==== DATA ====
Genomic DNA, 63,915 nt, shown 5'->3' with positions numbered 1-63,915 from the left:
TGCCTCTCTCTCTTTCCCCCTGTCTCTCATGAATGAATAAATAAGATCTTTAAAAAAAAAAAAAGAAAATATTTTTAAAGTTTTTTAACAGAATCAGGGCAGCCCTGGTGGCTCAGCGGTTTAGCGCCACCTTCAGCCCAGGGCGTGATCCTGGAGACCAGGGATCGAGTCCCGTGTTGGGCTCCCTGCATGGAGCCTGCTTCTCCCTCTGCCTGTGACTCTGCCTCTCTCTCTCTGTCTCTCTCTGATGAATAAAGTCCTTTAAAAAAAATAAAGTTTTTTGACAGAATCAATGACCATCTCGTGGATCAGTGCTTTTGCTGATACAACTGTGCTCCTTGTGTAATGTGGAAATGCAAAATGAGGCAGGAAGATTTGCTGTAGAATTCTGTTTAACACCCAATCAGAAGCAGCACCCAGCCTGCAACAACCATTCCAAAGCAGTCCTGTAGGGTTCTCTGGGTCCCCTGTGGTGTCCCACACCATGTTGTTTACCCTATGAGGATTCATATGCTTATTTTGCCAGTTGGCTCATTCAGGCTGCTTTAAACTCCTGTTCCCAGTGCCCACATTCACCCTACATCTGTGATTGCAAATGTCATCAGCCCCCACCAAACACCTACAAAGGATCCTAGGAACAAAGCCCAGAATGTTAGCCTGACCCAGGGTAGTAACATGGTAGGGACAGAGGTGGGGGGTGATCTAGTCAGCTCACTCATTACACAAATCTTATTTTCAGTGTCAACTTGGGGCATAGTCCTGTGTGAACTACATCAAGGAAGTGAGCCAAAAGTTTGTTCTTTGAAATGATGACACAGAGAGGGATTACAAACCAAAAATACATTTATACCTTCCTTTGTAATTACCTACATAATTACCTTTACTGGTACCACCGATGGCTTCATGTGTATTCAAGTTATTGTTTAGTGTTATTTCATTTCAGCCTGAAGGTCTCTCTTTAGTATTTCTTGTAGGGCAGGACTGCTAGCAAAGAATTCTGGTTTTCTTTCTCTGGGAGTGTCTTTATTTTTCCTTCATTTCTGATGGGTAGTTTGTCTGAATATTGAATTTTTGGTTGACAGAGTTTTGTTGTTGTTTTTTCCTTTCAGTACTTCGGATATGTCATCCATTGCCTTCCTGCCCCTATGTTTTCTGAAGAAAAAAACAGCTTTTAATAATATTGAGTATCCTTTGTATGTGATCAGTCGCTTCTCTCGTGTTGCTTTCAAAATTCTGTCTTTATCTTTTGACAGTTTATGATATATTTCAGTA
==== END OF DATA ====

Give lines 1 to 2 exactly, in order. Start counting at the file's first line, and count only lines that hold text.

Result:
Genomic DNA, 63,915 nt, shown 5'->3' with positions numbered 1-63,915 from the left:
TGCCTCTCTCTCTTTCCCCCTGTCTCTCATGAATGAATAAATAAGATCTTTAAAAAAAAAAAAAGAAAATATTTTTAAAGTTTTTTAACAGAATCAGGGCAGCCCTGGTGGCTCAGCGGTTTAGCGCCACCTTCAGCCCAGGGCGTGATCCTGGAGACCAGGGATCGAGTCCCGTGTTGGGCTCCCTGCATGGAGCCTGCTTCTCCCTCTGCCTGTGACTCTGCCTCTCTCTCTCTGTCTCTCTCTGATGAATAAAGTCCTTTAAAAAAAATAAAGTTTTTTGACAGAATCAATGACCATCTCGTGGATCAGTGCTTTTGCTGATACAACTGTGCTCCTTGTGTAATGTGGAAATGCAAAATGAGGCAGGAAGATTTGCTGTAGAATTCTGTTTAACACCCAATCAGAAGCAGCACCCAGCCTGCAACAACCATTCCAAAGCAGTCCTGTAGGGTTCTCTGGGTCCCCTGTGGTGTCCCACACCATGTTGTTTACCCTATGAGGATTCATATGCTTATTTTGCCAGTTGGCTCATTCAGGCTGCTTTAAACTCCTGTTCCCAGTGCCCACATTCACCCTACATCTGTGATTGCAAATGTCATCAGCCCCCACCAAACACCTACAAAGGATCCTAGGAACAAAGCCCAGAATGTTAGCCTGACCCAGGGTAGTAACATGGTAGGGACAGAGGTGGGGGGTGATCTAGTCAGCTCACTCATTACACAAATCTTATTTTCAGTGTCAACTTGGGGCATAGTCCTGTGTGAACTACATCAAGGAAGTGAGCCAAAAGTTTGTTCTTTGAAATGATGACACAGAGAGGGATTACAAACCAAAAATACATTTATACCTTCCTTTGTAATTACCTACATAATTACCTTTACTGGTACCACCGATGGCTTCATGTGTATTCAAGTTATTGTTTAGTGTTATTTCATTTCAGCCTGAAGGTCTCTCTTTAGTATTTCTTGTAGGGCAGGACTGCTAGCAAAGAATTCTGGTTTTCTTTCTCTGGGAGTGTCTTTATTTTTCCTTCATTTCTGATGGGTAGTTTGTCTGAATATTGAATTTTTGGTTGACAGAGTTTTGTTGTTGTTTTTTCCTTTCAGTACTTCGGATATGTCATCCATTGCCTTCCTGCCCCTATGTTTTCTGAAGAAAAAAACAGCTTTTAATAATATTGAGTATCCTTTGTATGTGATCAGTCGCTTCTCTCGTGTTGCTTTCAAAATTCTGTCTTTATCTTTTGACAGTTTATGATATATTTCAGTA